Interview with Jerry Junkin
Conductor at the University of Texas at Austin Wind Ensemble and Dallas Winds
by Rachel Watkins
In Jerry’s World, making beautiful music is the real way to score big.
He may have gone through a phase of wanting to be center-fielder for the New York Yankees, but now Jerry Junkin is at the top of his own game as one of the world’s most highly regarded wind conductors. Having conducted All-State bands and festivals in 48 states and five continents, he’s truly brought his world of talent to places both far and wide.
Home for him, though, is Austin where he’s spent nearly 30 years on the faculty of The University of Texas at Austin and currently serves as the Professor of Music and Conductor of Texas Wind Ensemble. He also has 25 years to his name as the Artistic Director and Conductor of the Dallas Winds. He’s conducted the Hong Kong Wind Philharmonia since 2003, is the recipient of multiple teaching awards, and his students hold major music positions across the world, too.
But, you won’t find Jerry tooting his own horn. The humble talent finds some of the greatest reward in teaching others, and he’s an enthusiastic advocate of public school music education. Here’s what else he had to say.
How do you get ready for the big show? Any pre-show rituals?
Not really anything all that interesting. On the morning before the show, I just try to focus on the music and do another last-minute review so I’m feeling my most confident. Really, I am usually just looking forward to starting the concert!
What advice would you give to young musicians?
As far as being a conductor specifically, I would say that it’s important to learn to play your instrument really well. This is first and foremost. Then, listen to as much music as you possibly can in all genres. The best conductors always seem to have broadest repertoire of music knowledge and appreciation—the wider the knowledge, the better.
Did you play any instruments while in school?
I played piano from the time I was 6. Then, in junior high, I learned the clarinet.
If you weren’t in music, what would you be doing?
I’m glad and eternally grateful that I’m in a place that I can do this job—this passion—and do it well, because I’m not sure what else I could do well enough. I mean, I love to play golf, but that doesn’t mean I’m all that great at it. I could have never have been on the PGA tour!
" Listen to as much music as you possibly can in all genres. "
Other hobbies besides golf?
I love to cook; it’s fun and therapeutic. My wife and I love going to restaurants and trying new dishes. Then, we attempt to replicate them at home—with varying degrees of success. She cleans, and I cook; it’s a good arrangement, if you ask me!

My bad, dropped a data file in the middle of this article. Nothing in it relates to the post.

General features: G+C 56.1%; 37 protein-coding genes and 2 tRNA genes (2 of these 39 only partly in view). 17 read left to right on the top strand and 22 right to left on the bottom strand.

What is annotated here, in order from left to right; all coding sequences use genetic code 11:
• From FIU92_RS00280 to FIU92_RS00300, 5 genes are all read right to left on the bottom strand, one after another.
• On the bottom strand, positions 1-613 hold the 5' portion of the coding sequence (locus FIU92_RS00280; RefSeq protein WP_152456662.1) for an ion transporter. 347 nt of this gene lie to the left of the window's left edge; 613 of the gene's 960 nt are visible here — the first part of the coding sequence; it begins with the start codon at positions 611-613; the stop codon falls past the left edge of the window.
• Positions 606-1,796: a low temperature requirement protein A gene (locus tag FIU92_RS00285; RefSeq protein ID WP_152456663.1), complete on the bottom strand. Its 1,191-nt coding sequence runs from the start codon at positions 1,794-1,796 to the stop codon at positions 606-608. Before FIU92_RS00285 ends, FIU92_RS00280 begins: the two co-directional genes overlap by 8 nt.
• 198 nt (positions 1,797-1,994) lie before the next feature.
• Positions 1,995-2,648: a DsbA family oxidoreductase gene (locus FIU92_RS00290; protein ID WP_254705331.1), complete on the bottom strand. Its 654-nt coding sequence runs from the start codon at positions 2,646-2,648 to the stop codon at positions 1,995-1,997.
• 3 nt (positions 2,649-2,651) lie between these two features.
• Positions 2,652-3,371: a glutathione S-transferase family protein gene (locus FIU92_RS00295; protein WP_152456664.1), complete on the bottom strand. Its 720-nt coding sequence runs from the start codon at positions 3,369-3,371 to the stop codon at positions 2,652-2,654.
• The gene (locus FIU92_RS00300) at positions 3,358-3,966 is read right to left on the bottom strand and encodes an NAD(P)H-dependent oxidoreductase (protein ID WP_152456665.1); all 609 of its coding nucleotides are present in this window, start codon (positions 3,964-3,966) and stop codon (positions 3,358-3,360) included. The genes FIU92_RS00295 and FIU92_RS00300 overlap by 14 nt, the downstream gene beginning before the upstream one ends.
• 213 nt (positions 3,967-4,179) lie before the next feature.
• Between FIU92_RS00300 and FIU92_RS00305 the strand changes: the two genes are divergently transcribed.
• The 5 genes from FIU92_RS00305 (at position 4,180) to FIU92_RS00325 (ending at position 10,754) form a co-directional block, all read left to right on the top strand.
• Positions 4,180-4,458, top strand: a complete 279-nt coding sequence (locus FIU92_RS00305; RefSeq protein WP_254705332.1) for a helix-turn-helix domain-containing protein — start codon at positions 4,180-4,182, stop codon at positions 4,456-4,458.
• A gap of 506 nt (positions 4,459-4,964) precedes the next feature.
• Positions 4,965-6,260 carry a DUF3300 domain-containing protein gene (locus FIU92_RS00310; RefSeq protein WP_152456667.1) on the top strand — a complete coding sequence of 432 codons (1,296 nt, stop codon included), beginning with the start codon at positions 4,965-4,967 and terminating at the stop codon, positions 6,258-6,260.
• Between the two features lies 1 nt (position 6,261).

Most memorable performance story?
It’s challenging to pick one specifically important moment, but a few come to mind. They mainly go back to the people and cultures I’ve encountered along the way more so than the performance itself. But, the first time I went to Hong Kong—about 15 years ago—was life-changing. We were making music in a different culture that I was completely unaware of at the time, and that discovery process was so compelling. The same thing happened during my first time to Japan; traveling there was so unique and quite the adventure. Little did I know then that I would develop deep and longstanding friendships with some of the people I met.
What is the most rewarding thing about being a conductor?
There are so many rewarding aspects, but I truly love teaching. I love the day-to-day contact with students and watching them grow and develop. Their youth brings enthusiasm and they are unjaded and optimistic; it’s a beautiful thing. But, on the other hand, as a different kind of experience, I love the month-to-month contact that I have with the Dallas Winds as the membership is consistent—they are like old friends and colleagues. It’s been a continuing relationship with many of them for 25 years now, and that is so rewarding, too.
What’s next for you?
We always have a big performance each May for Commencement here at the university. Now that it’s over, I am leaving soon to Hong Kong for two weeks of teaching and conducting workshops. Then, I head back to Austin to teach high-school kids at a camp before heading to UCLA for another workshop. At that point, I’m off to Schladming, Austria for the Mid-Europe Festival. I finish out the summer by teaching at the World Youth Wind Symphony at the Interlochen Arts Camp in Michigan before heading to Dallas to make a recording with the Dallas Winds. That puts us in August—just in time for the start of the new fall semester at UT.
" The dry-wicking material is sensational for a conductor especially for one who is known to generate a fair amount of moisture. "
How did you find out about Coregami?
That’s a rather ironic story, actually, as I first met Kevin Yu when he was a student here in Austin. I just happened to see an ad for Coregami and ordered a shirt—then, another and another, as they truly are so great. Totally unbeknownst to me at the time, Coregami was Kevin’s company! I received a nice note from him in one of my orders, which clued me in. It was just one of those serendipitous things. That said, I was not bribed by the offer of free shirts!
What’s your favorite quality about the Coregami product line?
First of all, the dry-wicking material is sensational for a conductor especially for one who is known to generate a fair amount of moisture. Of course, the machine-washable, no-fuss quality is also very beneficial. And, I can personally vouch for it, too. In a fit of not very good decision-making, I was enjoying a coffee before a performance while wearing the shirt. Naturally, I spilled it all down the front of the shirt. I took it off, ran water over it, and the coffee stain came right out—and it dried in a flash, just in time for the concert.